Computer networks are continuously evolving, with new technologies being introduced almost every year. These technological innovations include cloud, blockchain, 5G, and satellite internet, just to name a few. For that reason, IT professionals and engineers should have a good grip on network fundamentals.
The client-server model, or client-server architecture, is one of the most important concepts of computer networks. Not only that, but the large majority of today’s networks rely on this exact model.
What Is Client-Server Architecture?
Client-server architecture is a type of computer network where multiple clients request and receive files and services from a centralized server over a local or internet connection. A client uses an application as an interface to connect to the server. After that, the server processes any further operations and information storage.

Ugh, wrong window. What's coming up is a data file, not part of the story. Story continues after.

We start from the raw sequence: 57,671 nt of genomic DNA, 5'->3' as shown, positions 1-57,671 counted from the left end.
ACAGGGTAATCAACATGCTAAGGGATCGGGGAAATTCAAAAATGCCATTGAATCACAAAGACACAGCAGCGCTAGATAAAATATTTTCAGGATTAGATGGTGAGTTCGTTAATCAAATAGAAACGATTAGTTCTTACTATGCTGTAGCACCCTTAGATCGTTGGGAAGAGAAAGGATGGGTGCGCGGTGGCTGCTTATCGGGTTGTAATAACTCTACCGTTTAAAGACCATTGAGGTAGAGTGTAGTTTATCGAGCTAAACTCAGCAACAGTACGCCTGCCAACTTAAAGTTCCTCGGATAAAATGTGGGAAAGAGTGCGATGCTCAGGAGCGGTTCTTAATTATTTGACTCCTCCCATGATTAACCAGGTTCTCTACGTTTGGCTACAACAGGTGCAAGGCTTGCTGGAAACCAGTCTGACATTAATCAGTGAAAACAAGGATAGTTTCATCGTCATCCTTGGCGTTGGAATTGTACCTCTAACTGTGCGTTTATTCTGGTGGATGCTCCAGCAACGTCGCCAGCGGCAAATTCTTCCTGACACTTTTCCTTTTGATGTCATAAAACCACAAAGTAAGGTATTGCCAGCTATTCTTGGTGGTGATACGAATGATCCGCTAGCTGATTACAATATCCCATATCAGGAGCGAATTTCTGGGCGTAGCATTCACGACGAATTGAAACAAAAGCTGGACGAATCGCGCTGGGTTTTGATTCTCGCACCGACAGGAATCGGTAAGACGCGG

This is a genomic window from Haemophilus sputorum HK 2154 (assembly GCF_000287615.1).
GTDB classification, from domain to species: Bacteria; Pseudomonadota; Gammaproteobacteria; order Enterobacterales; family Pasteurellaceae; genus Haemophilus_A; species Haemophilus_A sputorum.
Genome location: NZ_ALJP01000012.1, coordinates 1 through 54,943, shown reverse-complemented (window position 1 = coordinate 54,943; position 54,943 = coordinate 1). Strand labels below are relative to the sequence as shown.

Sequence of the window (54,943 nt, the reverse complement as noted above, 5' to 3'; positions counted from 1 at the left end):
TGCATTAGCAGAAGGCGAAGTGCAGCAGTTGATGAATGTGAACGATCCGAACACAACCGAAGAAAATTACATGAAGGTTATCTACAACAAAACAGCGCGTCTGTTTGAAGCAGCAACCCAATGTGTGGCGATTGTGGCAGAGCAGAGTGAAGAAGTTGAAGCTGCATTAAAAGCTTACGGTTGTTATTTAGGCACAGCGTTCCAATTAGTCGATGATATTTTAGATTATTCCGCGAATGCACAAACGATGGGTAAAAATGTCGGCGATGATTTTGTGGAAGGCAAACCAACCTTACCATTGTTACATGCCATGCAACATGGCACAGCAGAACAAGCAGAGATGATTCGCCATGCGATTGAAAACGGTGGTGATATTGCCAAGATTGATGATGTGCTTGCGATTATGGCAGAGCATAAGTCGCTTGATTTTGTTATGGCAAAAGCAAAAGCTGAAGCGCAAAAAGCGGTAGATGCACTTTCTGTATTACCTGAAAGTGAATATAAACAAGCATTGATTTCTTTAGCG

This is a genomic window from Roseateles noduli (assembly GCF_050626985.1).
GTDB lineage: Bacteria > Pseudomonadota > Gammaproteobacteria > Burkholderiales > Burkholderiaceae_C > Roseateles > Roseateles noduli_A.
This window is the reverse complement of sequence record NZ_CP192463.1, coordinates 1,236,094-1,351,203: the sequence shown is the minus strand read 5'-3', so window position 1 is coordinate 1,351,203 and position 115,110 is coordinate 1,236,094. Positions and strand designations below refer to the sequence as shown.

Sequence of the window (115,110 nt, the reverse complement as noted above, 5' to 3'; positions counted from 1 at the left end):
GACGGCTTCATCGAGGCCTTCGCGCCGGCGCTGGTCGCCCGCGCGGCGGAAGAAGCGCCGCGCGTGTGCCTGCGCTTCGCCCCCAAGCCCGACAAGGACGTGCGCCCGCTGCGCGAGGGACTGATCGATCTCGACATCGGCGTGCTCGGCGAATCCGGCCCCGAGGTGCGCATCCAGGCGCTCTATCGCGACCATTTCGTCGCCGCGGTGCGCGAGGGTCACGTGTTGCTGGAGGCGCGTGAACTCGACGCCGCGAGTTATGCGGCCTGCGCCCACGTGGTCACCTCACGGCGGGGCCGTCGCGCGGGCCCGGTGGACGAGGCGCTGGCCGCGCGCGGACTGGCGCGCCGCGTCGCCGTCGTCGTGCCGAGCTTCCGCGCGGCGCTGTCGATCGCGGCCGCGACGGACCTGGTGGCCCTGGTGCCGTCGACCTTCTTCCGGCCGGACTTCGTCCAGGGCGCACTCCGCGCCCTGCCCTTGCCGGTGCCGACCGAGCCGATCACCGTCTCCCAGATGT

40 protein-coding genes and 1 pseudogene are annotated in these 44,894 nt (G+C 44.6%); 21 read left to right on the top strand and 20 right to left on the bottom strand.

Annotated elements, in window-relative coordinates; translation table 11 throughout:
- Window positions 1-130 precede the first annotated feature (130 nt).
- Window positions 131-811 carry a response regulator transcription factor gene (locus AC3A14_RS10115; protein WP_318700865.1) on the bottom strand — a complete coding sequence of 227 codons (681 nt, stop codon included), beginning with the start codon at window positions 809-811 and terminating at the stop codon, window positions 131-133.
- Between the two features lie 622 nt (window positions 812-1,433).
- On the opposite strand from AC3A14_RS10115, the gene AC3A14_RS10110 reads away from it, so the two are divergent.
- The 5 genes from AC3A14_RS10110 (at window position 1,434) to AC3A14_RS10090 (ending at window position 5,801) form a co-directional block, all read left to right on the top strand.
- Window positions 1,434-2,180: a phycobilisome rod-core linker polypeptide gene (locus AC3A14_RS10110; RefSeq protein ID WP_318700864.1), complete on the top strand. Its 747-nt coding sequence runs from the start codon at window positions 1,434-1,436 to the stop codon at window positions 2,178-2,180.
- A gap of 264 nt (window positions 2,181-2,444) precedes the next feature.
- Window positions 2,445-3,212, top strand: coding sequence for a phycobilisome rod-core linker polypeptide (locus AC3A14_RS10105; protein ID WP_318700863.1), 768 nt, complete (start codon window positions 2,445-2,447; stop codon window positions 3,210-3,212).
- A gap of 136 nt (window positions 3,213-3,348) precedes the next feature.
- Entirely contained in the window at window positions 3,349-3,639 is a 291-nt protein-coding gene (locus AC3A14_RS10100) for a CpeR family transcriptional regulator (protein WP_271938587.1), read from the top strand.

Take a look at the image below to better understand this concept:
How Does the Client-Server Model Work?
The client-server model works in three steps, as you can see below:
- The client, such as a workstation or smartphone, connects to the network using a physical or wireless LAN or internet connection.
- The client sends various requests to the server in order to submit, retrieve, or modify the data located on the server.
- The server processes each client request.
Furthermore, there are three basic layers to client-server architecture:
- The presentation layer is the part of the application that the user interacts with, also known as the user interface.
- The business logic layer represents the actual code of an application and connects and instructs the presentation and data layers.
- The data layer is made out of database tables and the logic required to operate on them.
Example of Client-Server Architecture
To better understand how this works in the real world, take a look at the client-server architecture example below:
You use a booking app on your phone. In the booking app, you enter your personal details and make a reservation. The app stores this information in its database.
So how does that translate to client-server architecture?
First, the app’s interface, located on the client, serves as a presentation layer. Then, the app’s functionality, located on the application server, serves as a business logic layer. Finally, the booking app’s database server functions as a data layer.